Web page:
A: I think you have to give these kind of things some humor–at least most of the time, if not all of the time. I also like humor in books, and I see a lot of life with humor. Not always at the moment, but in looking back. I think darkness and humor are really just two sides of a double-edge sword. Twain said something about humor being part of misery, that there was no humor in heaven.

Q: Sunset Jones is one hell of a survivor.  Will Sunset recur as a character in your forthcoming books?

A: It’s possible. Believe me, I’ve thought about it. I find that characters I’ve written about turn up again now and then. In fact, McBride who appears in this novel, appeared in a novella I wrote a few years back called The Big Blow.

Q: Have any of your stories or novels been adapted by filmmakers?

A: Numerous stories and books of mine have been optioned for film, as well as screenplays I’ve written. Only one story, a kind of cult movie, Bubba Hotep, has been filmed. It’s done very well, in fact. Directed by Don Coscarelli, the film starred Bruce Campbell and Ossie Davis. It won a number of awards.


From the Hardcover edition.

 

A conversation with Joe Lansdale

Q: You’ve written more than a dozen books and won a heap of awards for mystery-writing.  How does Sunset and Sawdust further the themes in your fiction?

A: I suppose there are themes in my fiction. Well, I know there are, and they are the engine that drives the story. Self-reliance, accepting responsibility for your actions, tolerance, and a rabid hatred of racism from any angle or group. I’m not fond of religious bullies either. Religion is up to the individual, but wielding it like a cutlass doesn’t appeal to me. All of these things are in the majority of my books, and Sunset and Sawdust expresses most of them. I hope, of course, that it’s a fun read, a good fast-paced crime book as well. I grew up on both pulp and literature, and I think the best novels are a marriage of these elements.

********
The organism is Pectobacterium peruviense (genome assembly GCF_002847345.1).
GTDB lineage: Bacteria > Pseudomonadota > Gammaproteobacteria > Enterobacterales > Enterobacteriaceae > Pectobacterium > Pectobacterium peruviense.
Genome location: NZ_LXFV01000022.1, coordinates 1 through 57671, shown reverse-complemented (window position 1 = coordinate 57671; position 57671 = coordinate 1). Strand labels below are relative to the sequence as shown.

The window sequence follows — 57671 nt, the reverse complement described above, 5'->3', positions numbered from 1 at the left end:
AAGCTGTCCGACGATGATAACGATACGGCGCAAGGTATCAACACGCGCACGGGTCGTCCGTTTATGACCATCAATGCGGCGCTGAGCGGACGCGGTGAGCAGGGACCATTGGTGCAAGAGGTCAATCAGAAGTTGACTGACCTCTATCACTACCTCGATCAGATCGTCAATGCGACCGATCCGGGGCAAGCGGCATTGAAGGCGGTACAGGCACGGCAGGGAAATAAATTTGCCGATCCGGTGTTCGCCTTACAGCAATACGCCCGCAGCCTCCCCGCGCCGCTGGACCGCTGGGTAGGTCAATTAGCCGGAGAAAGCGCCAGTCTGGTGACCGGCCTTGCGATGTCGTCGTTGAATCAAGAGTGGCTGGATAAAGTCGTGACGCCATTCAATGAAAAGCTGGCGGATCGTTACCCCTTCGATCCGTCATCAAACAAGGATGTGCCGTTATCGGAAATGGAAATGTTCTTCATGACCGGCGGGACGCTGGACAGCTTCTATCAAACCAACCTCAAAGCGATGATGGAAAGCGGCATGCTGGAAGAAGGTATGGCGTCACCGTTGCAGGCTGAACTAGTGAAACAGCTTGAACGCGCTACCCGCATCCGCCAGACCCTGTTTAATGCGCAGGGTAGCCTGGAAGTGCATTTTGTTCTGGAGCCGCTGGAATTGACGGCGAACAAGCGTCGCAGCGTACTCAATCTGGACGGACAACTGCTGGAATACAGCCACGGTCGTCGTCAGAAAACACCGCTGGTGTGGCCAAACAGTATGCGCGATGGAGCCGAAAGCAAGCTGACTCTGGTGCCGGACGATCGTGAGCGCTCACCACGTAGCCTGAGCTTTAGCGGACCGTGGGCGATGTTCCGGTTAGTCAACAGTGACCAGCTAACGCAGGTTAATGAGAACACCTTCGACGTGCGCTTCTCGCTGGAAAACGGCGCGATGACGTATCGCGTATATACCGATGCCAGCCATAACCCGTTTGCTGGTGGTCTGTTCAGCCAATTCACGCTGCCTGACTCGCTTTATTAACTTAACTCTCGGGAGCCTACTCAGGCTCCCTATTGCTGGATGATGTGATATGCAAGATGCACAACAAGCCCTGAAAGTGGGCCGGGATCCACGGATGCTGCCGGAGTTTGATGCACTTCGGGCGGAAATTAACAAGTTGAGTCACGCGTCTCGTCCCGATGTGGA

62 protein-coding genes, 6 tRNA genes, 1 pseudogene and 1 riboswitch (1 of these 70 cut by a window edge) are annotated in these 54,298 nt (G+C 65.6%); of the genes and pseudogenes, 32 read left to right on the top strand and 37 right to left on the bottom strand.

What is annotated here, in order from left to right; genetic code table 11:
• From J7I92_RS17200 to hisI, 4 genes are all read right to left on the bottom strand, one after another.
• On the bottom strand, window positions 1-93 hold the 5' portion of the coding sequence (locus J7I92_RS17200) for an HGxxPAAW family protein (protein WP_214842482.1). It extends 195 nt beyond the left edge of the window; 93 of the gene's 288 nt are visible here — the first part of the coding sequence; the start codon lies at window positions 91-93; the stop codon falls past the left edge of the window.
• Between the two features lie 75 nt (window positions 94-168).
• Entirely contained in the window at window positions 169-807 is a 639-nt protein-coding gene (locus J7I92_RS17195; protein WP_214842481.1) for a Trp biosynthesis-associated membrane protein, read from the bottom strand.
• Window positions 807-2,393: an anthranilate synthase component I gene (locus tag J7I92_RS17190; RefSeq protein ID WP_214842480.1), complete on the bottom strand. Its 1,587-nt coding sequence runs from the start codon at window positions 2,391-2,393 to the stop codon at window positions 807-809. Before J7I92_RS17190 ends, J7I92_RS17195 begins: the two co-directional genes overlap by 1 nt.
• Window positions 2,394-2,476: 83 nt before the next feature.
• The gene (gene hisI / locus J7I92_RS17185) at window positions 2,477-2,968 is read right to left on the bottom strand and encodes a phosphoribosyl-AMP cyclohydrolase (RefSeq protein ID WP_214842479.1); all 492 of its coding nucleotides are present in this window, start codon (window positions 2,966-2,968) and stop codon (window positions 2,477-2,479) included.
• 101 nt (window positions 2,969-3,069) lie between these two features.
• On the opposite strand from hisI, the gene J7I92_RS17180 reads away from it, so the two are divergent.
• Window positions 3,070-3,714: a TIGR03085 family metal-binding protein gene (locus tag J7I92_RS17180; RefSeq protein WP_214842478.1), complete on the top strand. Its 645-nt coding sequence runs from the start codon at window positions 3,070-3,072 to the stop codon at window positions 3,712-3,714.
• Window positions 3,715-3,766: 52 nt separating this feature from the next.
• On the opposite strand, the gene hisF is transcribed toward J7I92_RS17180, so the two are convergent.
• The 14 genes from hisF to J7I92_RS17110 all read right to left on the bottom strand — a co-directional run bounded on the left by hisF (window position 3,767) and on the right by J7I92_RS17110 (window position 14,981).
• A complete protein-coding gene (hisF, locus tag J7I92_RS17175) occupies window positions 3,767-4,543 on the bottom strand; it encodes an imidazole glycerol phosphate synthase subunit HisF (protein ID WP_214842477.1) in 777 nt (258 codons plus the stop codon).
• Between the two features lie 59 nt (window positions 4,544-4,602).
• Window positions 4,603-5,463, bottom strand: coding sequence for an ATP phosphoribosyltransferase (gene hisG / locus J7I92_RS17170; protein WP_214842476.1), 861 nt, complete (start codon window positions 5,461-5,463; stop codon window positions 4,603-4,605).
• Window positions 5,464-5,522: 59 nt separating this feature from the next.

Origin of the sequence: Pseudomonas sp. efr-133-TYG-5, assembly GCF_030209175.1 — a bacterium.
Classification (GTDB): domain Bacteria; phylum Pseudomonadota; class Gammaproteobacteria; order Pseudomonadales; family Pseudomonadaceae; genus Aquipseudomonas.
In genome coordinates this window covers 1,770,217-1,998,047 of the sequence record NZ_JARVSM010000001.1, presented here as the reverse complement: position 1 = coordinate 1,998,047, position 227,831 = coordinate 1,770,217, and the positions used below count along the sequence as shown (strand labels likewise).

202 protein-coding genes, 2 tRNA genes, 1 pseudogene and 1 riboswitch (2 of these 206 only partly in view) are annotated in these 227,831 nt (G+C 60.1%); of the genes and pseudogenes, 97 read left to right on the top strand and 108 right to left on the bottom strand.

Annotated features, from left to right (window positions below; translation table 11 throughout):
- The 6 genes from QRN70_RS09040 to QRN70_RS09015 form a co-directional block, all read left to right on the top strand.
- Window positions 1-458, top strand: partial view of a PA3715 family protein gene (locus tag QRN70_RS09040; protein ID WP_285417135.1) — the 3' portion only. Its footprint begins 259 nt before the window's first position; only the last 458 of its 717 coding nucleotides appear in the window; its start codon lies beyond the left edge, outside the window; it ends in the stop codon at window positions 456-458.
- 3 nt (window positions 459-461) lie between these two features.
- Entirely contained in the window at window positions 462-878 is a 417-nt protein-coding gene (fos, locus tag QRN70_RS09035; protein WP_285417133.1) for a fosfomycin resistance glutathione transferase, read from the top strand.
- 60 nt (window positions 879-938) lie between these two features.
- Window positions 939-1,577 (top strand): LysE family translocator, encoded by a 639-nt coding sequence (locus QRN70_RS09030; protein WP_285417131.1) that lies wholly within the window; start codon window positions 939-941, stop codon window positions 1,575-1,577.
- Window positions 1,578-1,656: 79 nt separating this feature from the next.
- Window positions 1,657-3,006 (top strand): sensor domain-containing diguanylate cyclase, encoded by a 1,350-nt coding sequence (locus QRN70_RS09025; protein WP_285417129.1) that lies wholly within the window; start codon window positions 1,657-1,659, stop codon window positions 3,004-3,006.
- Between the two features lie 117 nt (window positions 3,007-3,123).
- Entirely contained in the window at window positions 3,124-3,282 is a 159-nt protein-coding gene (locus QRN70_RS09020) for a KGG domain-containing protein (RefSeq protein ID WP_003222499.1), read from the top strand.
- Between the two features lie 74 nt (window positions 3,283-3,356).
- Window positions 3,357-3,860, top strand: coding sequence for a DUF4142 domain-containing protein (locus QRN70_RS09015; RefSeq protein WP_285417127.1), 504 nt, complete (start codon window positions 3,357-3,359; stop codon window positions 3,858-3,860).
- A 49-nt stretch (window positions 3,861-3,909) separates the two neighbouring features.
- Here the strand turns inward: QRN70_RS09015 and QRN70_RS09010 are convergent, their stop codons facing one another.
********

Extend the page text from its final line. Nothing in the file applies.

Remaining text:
In a number of my books, there’s a hint of folklore and "modern" mythology. I think we make our own mythologies as we live, and I think we give the past a kind of mythology. I tried to do that with Sunset and Sawdust. The aforementioned themes meet a historical novel meet folklore and myth and spit out a crime novel of sorts. There are some who would argue the novel is not a crime novel. And if they mean in the purely traditional manner it is not a crime novel, they’re right.

Q: SUNSET AND SAWDUST features a female protagonist who takes over as the constable of a small town in East Texas.  What inspired you to put this character, Sunset Jones, at the center of the story and to put the law in her hands?

A: Actually, there was a woman who became sheriff here in Nacogdoches in the thirties, and that stuck in my head. I believe her husband died and she took over, but wanting the novel to have a bit more drama, I made Sunset’s husband a not-so-good guy, and, of course, Sunset is responsible for his death.

Q: You write vividly about the details and dynamics of East Texas during the Great Depression.  Did you do extensive research before writing the novel, or have you learned about Depression-era Texas from family and neighbors who lived through it?